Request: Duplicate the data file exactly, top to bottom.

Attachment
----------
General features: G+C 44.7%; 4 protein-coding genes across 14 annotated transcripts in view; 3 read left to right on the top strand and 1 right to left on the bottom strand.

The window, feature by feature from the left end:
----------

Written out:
General features: G+C 44.7%; 4 protein-coding genes across 14 annotated transcripts in view; 3 read left to right on the top strand and 1 right to left on the bottom strand.

The window, feature by feature from the left end: